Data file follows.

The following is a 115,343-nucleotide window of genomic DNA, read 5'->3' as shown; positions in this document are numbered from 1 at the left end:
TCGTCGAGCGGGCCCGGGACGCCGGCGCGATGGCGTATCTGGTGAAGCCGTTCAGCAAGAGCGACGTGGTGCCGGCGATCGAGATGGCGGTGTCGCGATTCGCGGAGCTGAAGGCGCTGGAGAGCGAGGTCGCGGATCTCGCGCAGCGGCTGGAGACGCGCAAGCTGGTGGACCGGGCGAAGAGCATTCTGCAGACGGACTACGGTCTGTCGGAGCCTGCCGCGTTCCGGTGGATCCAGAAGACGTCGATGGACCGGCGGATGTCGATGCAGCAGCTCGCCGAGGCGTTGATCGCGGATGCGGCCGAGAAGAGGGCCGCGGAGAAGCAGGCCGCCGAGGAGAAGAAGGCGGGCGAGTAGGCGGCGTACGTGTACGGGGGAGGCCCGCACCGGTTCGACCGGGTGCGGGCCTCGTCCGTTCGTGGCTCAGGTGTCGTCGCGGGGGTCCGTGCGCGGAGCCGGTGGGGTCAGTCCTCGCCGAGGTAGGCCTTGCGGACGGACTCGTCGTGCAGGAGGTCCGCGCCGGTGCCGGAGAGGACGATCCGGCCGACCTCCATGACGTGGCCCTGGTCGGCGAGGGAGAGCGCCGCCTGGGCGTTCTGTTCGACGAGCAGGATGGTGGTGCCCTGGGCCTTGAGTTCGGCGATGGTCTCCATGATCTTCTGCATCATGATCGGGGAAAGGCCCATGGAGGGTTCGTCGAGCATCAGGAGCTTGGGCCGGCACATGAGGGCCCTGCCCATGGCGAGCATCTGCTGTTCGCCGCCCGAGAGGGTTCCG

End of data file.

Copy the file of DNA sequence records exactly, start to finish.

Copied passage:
The following is a 115,343-nucleotide window of genomic DNA, read 5'->3' as shown; positions in this document are numbered from 1 at the left end:
TCGTCGAGCGGGCCCGGGACGCCGGCGCGATGGCGTATCTGGTGAAGCCGTTCAGCAAGAGCGACGTGGTGCCGGCGATCGAGATGGCGGTGTCGCGATTCGCGGAGCTGAAGGCGCTGGAGAGCGAGGTCGCGGATCTCGCGCAGCGGCTGGAGACGCGCAAGCTGGTGGACCGGGCGAAGAGCATTCTGCAGACGGACTACGGTCTGTCGGAGCCTGCCGCGTTCCGGTGGATCCAGAAGACGTCGATGGACCGGCGGATGTCGATGCAGCAGCTCGCCGAGGCGTTGATCGCGGATGCGGCCGAGAAGAGGGCCGCGGAGAAGCAGGCCGCCGAGGAGAAGAAGGCGGGCGAGTAGGCGGCGTACGTGTACGGGGGAGGCCCGCACCGGTTCGACCGGGTGCGGGCCTCGTCCGTTCGTGGCTCAGGTGTCGTCGCGGGGGTCCGTGCGCGGAGCCGGTGGGGTCAGTCCTCGCCGAGGTAGGCCTTGCGGACGGACTCGTCGTGCAGGAGGTCCGCGCCGGTGCCGGAGAGGACGATCCGGCCGACCTCCATGACGTGGCCCTGGTCGGCGAGGGAGAGCGCCGCCTGGGCGTTCTGTTCGACGAGCAGGATGGTGGTGCCCTGGGCCTTGAGTTCGGCGATGGTCTCCATGATCTTCTGCATCATGATCGGGGAAAGGCCCATGGAGGGTTCGTCGAGCATCAGGAGCTTGGGCCGGCACATGAGGGCCCTGCCCATGGCGAGCATCTGCTGTTCGCCGCCCGAGAGGGTTCCG